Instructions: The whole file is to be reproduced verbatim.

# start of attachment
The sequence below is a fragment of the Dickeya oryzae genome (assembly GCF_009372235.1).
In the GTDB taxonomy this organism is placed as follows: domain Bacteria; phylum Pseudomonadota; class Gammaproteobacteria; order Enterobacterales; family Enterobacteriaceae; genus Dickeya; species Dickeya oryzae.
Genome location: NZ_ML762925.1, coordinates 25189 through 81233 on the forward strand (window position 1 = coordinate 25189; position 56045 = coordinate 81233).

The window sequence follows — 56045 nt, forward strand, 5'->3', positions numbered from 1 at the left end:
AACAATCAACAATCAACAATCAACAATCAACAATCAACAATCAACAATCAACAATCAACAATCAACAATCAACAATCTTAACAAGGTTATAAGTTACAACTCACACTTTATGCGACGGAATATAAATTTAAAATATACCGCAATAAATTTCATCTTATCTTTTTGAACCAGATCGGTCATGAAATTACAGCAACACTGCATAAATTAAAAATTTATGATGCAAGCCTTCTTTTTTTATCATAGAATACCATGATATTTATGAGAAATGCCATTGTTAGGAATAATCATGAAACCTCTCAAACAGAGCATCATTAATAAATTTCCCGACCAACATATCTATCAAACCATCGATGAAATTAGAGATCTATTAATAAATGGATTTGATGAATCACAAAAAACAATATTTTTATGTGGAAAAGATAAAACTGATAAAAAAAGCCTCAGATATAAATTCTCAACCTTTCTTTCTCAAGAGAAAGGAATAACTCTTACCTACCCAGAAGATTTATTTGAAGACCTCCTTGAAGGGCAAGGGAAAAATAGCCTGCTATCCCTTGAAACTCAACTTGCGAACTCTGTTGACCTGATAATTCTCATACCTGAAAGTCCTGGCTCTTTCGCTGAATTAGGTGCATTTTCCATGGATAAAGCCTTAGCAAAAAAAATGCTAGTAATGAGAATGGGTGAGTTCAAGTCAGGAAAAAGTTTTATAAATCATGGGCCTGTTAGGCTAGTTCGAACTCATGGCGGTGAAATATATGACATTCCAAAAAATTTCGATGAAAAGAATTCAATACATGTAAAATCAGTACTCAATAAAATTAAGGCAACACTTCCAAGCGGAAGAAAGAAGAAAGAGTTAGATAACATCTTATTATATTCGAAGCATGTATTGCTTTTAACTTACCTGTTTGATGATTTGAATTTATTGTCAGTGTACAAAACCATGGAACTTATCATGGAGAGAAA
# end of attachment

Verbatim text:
The sequence below is a fragment of the Dickeya oryzae genome (assembly GCF_009372235.1).
In the GTDB taxonomy this organism is placed as follows: domain Bacteria; phylum Pseudomonadota; class Gammaproteobacteria; order Enterobacterales; family Enterobacteriaceae; genus Dickeya; species Dickeya oryzae.
Genome location: NZ_ML762925.1, coordinates 25189 through 81233 on the forward strand (window position 1 = coordinate 25189; position 56045 = coordinate 81233).

The window sequence follows — 56045 nt, forward strand, 5'->3', positions numbered from 1 at the left end:
AACAATCAACAATCAACAATCAACAATCAACAATCAACAATCAACAATCAACAATCAACAATCAACAATCAACAATCTTAACAAGGTTATAAGTTACAACTCACACTTTATGCGACGGAATATAAATTTAAAATATACCGCAATAAATTTCATCTTATCTTTTTGAACCAGATCGGTCATGAAATTACAGCAACACTGCATAAATTAAAAATTTATGATGCAAGCCTTCTTTTTTTATCATAGAATACCATGATATTTATGAGAAATGCCATTGTTAGGAATAATCATGAAACCTCTCAAACAGAGCATCATTAATAAATTTCCCGACCAACATATCTATCAAACCATCGATGAAATTAGAGATCTATTAATAAATGGATTTGATGAATCACAAAAAACAATATTTTTATGTGGAAAAGATAAAACTGATAAAAAAAGCCTCAGATATAAATTCTCAACCTTTCTTTCTCAAGAGAAAGGAATAACTCTTACCTACCCAGAAGATTTATTTGAAGACCTCCTTGAAGGGCAAGGGAAAAATAGCCTGCTATCCCTTGAAACTCAACTTGCGAACTCTGTTGACCTGATAATTCTCATACCTGAAAGTCCTGGCTCTTTCGCTGAATTAGGTGCATTTTCCATGGATAAAGCCTTAGCAAAAAAAATGCTAGTAATGAGAATGGGTGAGTTCAAGTCAGGAAAAAGTTTTATAAATCATGGGCCTGTTAGGCTAGTTCGAACTCATGGCGGTGAAATATATGACATTCCAAAAAATTTCGATGAAAAGAATTCAATACATGTAAAATCAGTACTCAATAAAATTAAGGCAACACTTCCAAGCGGAAGAAAGAAGAAAGAGTTAGATAACATCTTATTATATTCGAAGCATGTATTGCTTTTAACTTACCTGTTTGATGATTTGAATTTATTGTCAGTGTACAAAACCATGGAACTTATCATGGAGAGAAA